When is a restriction on movement a deprivation of liberty?
In Austin v Commissioner of Police for the Metropolice  UKHL 5 (28 January 2009) crowd control during a May day demonstration in London was the setting for an argument that confinement of the appellants within a police designated zone at Oxford Circus for several hours was a breach of their art 5 ECHR right to "liberty and security of the person".
Lord Hope delivered the leading opinion, with which the other Law Lords agreed. Whether particular facts amount to a restriction of movement, or to a breach of the right to liberty, is a matter of degree and intensity (21) to which a balancing of conflicting interests applies (27), taking a pragmatic approach which requires good faith and proportionality on the part of the authorities so as to avoid arbitrariness (34).
Some slight – and probably inconsequential - difference in emphasis occurred in the opinions concerning the role of the purpose that the authorities had for restricting the appellants' movement. Lord Hope noted that purpose had no separate role to play in the balancing exercise other than as part of this requirement for good faith. Lord Walker emphasised (43) that caution was needed as to the role of purpose, as good intentions couldn't make up for a deficiency in justification for confinement (44), but the focus should be on what the police were doing (47). Lord Scott said that purpose was a high ranking circumstance (39), and Lord Neuberger noted that it would be very different if the police had been detaining the crowd in order to punish them for the disorder that had occurred (63).
There is a small cause for concern over an aspect of this case. The right to liberty was called an "absolute" right (Lord Hope at 2, 15, 18; Lord Walker at 42). That is not a term of art in the Convention. Strictly speaking, the right to liberty is unqualified (except for the qualifications expressed in particular specified situations) but is subject to derogation in accordance with art 15. While the right to liberty can be called a fundamental right of the first rank (Lord Hope at 27), does that necessarily mean that all such fundamental rights of the first rank are vulnerable to qualification by means of balancing? Most people, I suspect, would not accept that the right to a fair trial can be subject to qualification by balancing.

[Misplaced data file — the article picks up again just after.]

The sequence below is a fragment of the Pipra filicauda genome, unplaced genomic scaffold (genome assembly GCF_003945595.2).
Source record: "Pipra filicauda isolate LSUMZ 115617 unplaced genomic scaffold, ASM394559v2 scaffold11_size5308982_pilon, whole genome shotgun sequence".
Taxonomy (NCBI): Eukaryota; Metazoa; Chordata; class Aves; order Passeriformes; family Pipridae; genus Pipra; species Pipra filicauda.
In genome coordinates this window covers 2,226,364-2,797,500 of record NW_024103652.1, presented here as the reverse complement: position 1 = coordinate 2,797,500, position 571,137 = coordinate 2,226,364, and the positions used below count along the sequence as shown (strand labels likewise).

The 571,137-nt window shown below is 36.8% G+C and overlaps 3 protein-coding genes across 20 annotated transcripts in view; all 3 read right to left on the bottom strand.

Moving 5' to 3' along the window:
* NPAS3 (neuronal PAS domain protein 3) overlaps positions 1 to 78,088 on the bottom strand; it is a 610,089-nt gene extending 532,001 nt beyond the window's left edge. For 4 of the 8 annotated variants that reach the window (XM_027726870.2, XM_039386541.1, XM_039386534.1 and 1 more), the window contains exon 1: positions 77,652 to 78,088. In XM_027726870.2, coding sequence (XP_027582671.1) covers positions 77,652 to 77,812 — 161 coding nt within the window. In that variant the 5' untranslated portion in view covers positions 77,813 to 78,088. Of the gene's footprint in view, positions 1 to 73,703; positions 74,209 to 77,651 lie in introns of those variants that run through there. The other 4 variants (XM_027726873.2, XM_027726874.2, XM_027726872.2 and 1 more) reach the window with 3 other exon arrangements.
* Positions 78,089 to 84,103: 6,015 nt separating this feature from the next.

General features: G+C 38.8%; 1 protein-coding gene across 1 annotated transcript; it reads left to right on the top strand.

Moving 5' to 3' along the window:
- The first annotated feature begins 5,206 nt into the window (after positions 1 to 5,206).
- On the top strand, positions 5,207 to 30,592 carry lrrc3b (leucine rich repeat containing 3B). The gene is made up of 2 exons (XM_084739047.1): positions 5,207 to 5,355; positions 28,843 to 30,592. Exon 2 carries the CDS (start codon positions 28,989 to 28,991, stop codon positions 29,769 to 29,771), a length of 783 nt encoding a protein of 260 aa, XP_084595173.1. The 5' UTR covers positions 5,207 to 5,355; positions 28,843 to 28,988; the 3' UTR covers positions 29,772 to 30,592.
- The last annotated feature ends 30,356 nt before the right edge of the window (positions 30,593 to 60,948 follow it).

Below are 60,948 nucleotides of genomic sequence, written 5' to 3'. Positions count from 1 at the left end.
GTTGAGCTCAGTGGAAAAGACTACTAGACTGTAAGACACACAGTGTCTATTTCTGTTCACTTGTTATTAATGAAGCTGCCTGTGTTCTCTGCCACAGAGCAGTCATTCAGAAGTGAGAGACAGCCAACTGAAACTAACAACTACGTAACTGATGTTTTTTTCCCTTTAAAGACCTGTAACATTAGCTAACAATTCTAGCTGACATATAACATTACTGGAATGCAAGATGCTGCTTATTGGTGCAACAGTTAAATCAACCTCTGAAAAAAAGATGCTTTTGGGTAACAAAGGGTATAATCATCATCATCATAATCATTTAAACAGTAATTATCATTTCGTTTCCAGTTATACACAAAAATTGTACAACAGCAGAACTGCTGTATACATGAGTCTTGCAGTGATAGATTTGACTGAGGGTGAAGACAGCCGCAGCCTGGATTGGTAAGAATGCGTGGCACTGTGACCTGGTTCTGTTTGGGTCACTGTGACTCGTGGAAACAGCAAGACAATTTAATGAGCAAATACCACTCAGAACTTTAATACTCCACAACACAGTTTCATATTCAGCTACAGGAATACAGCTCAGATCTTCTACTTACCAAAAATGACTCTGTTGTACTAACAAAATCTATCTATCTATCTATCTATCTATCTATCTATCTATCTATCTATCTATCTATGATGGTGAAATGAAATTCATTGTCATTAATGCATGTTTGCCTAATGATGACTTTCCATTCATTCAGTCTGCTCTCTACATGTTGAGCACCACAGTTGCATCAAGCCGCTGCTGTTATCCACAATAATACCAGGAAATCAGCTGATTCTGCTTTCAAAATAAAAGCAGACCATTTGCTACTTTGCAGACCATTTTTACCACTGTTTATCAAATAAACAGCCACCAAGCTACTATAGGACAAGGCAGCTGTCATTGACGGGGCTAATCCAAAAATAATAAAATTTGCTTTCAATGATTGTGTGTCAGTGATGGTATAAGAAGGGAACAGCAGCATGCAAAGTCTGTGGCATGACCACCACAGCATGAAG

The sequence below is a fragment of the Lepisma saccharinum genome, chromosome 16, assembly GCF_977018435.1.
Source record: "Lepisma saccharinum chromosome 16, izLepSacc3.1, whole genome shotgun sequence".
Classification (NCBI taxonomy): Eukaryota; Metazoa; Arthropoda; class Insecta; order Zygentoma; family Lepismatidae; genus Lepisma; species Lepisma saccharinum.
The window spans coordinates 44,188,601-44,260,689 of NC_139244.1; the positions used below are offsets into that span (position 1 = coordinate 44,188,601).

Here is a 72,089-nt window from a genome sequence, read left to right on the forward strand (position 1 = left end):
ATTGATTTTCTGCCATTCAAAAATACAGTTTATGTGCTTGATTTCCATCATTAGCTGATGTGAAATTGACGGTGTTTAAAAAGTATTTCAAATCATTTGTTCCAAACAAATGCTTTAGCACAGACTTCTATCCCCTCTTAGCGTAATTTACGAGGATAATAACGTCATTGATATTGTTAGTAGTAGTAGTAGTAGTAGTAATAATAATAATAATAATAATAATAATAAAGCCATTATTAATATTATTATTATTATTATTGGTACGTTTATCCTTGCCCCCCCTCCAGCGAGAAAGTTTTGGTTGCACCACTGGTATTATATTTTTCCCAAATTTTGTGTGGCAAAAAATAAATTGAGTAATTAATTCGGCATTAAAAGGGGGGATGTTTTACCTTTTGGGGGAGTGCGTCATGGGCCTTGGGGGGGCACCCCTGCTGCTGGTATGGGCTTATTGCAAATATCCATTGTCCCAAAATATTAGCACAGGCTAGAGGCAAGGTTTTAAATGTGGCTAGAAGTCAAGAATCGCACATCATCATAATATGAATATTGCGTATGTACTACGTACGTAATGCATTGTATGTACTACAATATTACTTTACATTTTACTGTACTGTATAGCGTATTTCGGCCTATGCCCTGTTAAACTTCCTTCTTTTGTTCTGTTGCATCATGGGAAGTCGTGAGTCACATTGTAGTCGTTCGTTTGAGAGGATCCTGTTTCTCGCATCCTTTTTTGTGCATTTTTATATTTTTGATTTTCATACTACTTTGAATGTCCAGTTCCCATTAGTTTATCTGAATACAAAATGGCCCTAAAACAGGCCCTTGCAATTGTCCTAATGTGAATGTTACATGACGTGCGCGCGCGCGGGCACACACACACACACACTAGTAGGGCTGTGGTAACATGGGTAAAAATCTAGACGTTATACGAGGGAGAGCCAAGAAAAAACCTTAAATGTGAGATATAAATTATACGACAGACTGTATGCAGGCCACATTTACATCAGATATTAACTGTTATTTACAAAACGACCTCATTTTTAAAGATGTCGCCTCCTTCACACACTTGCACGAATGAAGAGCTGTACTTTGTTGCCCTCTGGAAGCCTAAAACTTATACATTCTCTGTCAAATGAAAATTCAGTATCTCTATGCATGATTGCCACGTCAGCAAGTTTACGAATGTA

Unfortunately, Lord Hope refers to the right to a fair trial at 31, quoting from para 53 of O'Halloran and Francis v United Kingdom  ECHR 21. This dictum points out that the facts of a case must be considered in determining whether a trial was fair (an obvious comment), but the way it is used makes it look as if it asserts that fairness changes with the circumstances. The comment was made in the course of rejecting an argument that violation of the right to silence amounted to breach of the right to a fair trial, and was plainly correct: violation of the right to silence would normally be sufficient grounds to rule an incriminating statement inadmissible. But in O'Halloran and Francis the evidence had been correctly ruled admissible; nevertheless, there were no fair trial concerns in the particular circumstances.
So, when Lord Hope refers (34) to a pragmatic balancing of fundamental rights which are not subject to restriction or limitation in the Convention, he should not, I suggest, be taken to include the right to a fair trial (except where derogation applies), but his comments correctly refer to other fundamental rights. The other Law Lords, while agreeing with Lord Hope, did not comment on the fair trial point.
I should add that the model described in Austin does not require a restriction of the right to liberty. The so-called balancing is a means of determining whether the restriction on freedom of movement is justified; if it isn’t, then there has been a breach of the right to liberty. It is not a question of restricting the right to liberty to accommodate a justified restriction on the right to freedom of movement. Analogous reasoning could make the reference to trial fairness seem acceptable: there is no question of restricting the right to a fair trial to accommodate a justified restriction on the conduct of the defence; pragmatic balancing may be applied to determine whether a restriction on the way the defence is conducted is justified, and if it is there is no breach of the right to a fair trial. The difficulty with this model is that it converts questions about the rights to liberty or a fair trial into questions about the justifications of restrictions on movement or procedure. The model omits consideration of the content of the rights to liberty or a fair trial. But if those rights warrant being called absolute it would be appropriate to examine what they mean. A justified limitation of one right (to movement or to procedural steps) does not mean that the other (liberty or a fair trial) is not infringed. I have recently referred to the House of Lords decision in R v H (see blog for 20 January 2009). In that case there is a clear separation between these questions: if procedural limitations (on disclosure) are justified, that does not automatically mean that the ensuing trial will be fair.
Austin confirms what must surely be uncontroversial: the right to liberty does not mean a right to resist reasonable measures by the police to prevent damage to property or injury to people. The real controversy was over the reasonableness of the measures taken by the police in this case.